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Friday, October 01, 2010

Ind. Decisions - Two Indiana cases and a cybersquatting case decided today by 7th Circuit

From Annex Books v. City of Indianapolis (SD Ind., Evans), a 4-page, per curiam opinion:

This suit began when the City of Indianapolis required adult bookstores to be closed all day on Sunday and between midnight and 10 a.m. on other days. We held last year that the empirical support for this ordinance was too weak to satisfy the requirement of intermediate scrutiny, which applies to such laws. * * * The City needs evidence about the effects of the sort of law it enacted. We suggested that experience in Indianapolis itself could supply the required data: Before the City’s ordinance took its current form, plaintiffs had been treated like other bookstores, so it should be possible to find out whether the new closing hours reduced crime or produced other benefits. 581 F.3d at 463.

After the remand, plaintiffs asked the district court to enter a preliminary injunction. A hearing was held, at which Indianapolis offered a single piece of evidence: Richard McCleary & Alan C. Weinstein, Do “Off-Site” Adult Businesses Have Secondary Effects? Legal Doctrine, Social Theory, and Empirical Evidence, 31 L. & Policy 217 (2009). The authors concluded that dispersing adult stores that sell for off-site reading or viewing reduced crime in Sioux City, Iowa. Indianapolis contended that this article supports its ordinance too. The district judge was skeptical, and entitled to be so, for three reasons. * * *

The district judge did not abuse her discretion. The single article that Indianapolis offered suffers some of the shortcomings of the evidence we evaluated last year: it concerns a dispersal ordinance rather than an hours-ofoperation limit, and the authors did not attempt to control for other potential causes of change in the number of arrests near adult establishments. The other new evidence, derived from experience with this ordinance in Indianapolis, appears to support the plaintiffs (though a statistical analysis might show that the support is illusory). Given the state of the record, the district court’s decision is sound. The parties should devote their energies to compiling information from which a reliable final decision may be made after a trial on the merits. AFFIRMED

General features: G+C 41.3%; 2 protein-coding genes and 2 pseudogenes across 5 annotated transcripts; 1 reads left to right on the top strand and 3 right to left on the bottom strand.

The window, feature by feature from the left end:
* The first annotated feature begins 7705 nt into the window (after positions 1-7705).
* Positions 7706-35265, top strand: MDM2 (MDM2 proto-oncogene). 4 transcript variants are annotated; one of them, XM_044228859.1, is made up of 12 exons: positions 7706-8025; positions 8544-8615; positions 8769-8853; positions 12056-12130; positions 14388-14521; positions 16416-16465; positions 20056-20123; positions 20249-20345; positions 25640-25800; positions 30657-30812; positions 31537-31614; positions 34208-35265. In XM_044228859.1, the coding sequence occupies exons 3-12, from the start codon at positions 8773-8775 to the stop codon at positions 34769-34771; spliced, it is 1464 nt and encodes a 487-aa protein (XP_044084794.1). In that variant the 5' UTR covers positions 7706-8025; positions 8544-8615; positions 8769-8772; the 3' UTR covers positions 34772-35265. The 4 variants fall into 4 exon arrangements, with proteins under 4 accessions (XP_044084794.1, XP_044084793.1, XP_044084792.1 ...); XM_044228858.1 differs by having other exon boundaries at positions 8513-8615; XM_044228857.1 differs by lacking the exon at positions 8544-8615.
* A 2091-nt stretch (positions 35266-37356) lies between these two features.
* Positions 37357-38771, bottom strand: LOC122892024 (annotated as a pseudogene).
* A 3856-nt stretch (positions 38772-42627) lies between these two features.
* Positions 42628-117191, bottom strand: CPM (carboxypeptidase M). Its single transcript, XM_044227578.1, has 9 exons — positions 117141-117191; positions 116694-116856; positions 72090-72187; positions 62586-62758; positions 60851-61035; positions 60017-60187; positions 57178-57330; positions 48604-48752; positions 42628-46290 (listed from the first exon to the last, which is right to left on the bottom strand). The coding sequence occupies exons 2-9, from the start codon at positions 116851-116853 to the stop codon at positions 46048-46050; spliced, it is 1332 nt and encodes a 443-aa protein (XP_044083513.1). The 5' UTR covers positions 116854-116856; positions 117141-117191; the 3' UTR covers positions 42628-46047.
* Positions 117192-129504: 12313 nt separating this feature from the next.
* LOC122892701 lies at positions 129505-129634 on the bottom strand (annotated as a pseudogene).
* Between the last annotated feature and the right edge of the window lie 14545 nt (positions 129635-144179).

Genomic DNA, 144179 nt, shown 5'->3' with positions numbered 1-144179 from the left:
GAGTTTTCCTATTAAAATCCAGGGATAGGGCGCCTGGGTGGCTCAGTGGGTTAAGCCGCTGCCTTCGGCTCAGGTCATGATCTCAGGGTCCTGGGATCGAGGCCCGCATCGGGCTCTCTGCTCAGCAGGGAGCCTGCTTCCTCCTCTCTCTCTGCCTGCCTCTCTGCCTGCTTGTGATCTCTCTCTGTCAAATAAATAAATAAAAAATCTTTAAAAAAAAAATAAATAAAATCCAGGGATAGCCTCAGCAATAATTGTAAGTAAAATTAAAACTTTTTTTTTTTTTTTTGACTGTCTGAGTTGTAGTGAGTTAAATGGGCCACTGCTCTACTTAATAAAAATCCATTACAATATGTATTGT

In U.S. v. Suggs (SD Ind., Hamilton), a 12-page opinion, Judge Sykes writes:
Police officers arrested Charles Suggs after a traffic stop during which he pulled a handgun from beneath the driver’s seat of his truck. Suggs later pleaded guilty to being a felon in possession of a firearm, see 18 U.S.C. § 922(g)(1), and was sentenced to 108 months’ imprisonment. On appeal Suggs challenges the district court’s application at sentencing of a 4-level increase under U.S.S.G. § 2K2.1(b)(6) for using or possessing the firearm in connection with another felony offense. We affirm.
In a case out of Illinois, Mobile Anesthesiologists v. Anesthesia Associates, Judge Hamilton writes:
We refer to the parties as Mobile/Chicago and Mobile/Houston. Mobile/Chicago brought suit against Mobile/Houston in federal court in Illinois claiming that Mobile/Houston violated the federal anti-cybersquatting statute by registering a domain name confusingly similar to Mobile/Chicago’s registered trademark. The district court dismissed the suit for lack of personal jurisdiction.

We affirm. First, we conclude that Mobile/Houston did not waive its personal jurisdiction defense by asking to delay a preliminary injunction hearing or by asking for expedited discovery to prepare for that hearing. Second, we agree with the district court that Mobile/ Houston lacked the required “minimum contacts” with Illinois to support personal jurisdiction there. Mobile/ Chicago relies principally on the inference that Mobile/ Houston expressly aimed its conduct in Texas at harming Mobile/Chicago in Illinois. That inference is based on two inadequate connections between Mobile/ Houston and Illinois: (1) Mobile/Houston’s creation of a website accessible in Illinois but aimed only at the Houston market, combined with Mobile/Houston’s constructive notice of Mobile/Chicago’s trademark via federal registration of that mark; and (2) Mobile/Houston’s receipt of Mobile/Chicago’s cease-and-desist letter. These contacts are not sufficient to establish that Mobile/Houston’s activities in Texas were calculated to cause harm in Illinois.

Posted by Marcia Oddi on October 1, 2010 12:44 PM
Posted to Ind. (7th Cir.) Decisions